Onion Rot and What To Do About It.

So once more I planted, I weeded, I watered (some), and I harvested. Two bags of onion sets went into the ground. One yellow Spanish, one white onion. And they grew, albeit slowly due to a dry spring.

They were smaller than usual by harvest time, but I had planted more than necessary, so I figured we should still have enough for our family of 7. Late summer rains made up for lack of spring rains, and the onions got too wet.

At last I finally made the time to go, pull them out, and spread them out on a makeshift table in an old ‘airy’ shed. Then forgot about them for a couple weeks.

                Finally I realized winter was fast approaching, so I went to properly store them. Well, guess what? Approximately half of my onions were rotting! Disappointed, I nevertheless saved what I could and took them in. There weren’t a whole lot left, and I knew I would use them up fast enough.

But they continued to rot. Each time I went into our furnace room, a couple more were soft. This wasn’t a new problem. Fall 2019 seemed especially bad, but I always have a bunch of onions I end up throwing away. What am I doing wrong?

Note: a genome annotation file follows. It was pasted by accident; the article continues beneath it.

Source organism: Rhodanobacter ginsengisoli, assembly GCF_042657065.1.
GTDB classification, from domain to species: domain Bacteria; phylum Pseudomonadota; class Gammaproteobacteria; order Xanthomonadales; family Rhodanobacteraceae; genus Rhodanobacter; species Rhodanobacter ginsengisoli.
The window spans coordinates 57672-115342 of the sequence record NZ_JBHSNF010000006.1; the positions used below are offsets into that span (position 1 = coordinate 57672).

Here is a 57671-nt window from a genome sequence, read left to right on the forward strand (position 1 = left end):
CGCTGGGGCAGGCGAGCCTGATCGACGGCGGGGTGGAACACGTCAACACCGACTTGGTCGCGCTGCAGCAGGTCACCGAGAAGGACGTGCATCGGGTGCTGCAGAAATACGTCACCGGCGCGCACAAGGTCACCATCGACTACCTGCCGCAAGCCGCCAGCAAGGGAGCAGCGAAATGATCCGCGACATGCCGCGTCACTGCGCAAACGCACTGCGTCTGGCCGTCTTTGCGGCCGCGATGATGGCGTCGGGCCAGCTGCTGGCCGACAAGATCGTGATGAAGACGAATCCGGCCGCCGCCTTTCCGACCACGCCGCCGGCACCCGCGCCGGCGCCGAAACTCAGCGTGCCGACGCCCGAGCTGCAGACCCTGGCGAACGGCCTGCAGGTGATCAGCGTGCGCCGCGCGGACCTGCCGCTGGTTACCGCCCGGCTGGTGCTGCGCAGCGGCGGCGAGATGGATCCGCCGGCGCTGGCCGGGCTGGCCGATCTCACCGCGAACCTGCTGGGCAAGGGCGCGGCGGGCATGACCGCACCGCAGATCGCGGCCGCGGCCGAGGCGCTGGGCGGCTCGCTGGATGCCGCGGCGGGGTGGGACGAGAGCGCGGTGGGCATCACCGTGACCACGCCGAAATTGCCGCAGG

So I googled and researched. And talked to a neighbour lady. So now I am armed with some tips and suggestions for next year. So if you’re struggling with the same thing, let me share. And I’ll let you know if these things worked for me.

Tips on Preventing Onion Rot in the Great North.

1. Make a raised bed, before planting.

This should help with water drainage. Your onions need moisture, but not too much.

2. Plant in a different location.

Bacterial Soft Rot can infect the plants when it gets too wet, and once it’s in the soil, it’s hard to eliminate.

3. Water more diligently.

Especially at the beginning. Onions like water at the beginning of the growing season.

4. Harvest at the end of July, before August rains.

This is way earlier then what I usually do, and might be a big part of my problem. I usually wait ‘til September… We live in zone 2, so our growing season is short. However, smaller onions are better then none at all!

I’m concerned that they won’t have grown much by then, but maybe if I water diligently, they will be big. 

5. Dry in the sun 1-2 days, but don’t let them get rained on.

Then move them to a dry shaded, sheltered area, for 7-14 days. After this you cut off the dried tops, then store them in boxes, in a warm, dry location. I usually store mine in our furnace room.             

We’ll see what next year will bring. If you know of any tips on growing onions, please share. I’m always willing to learn.

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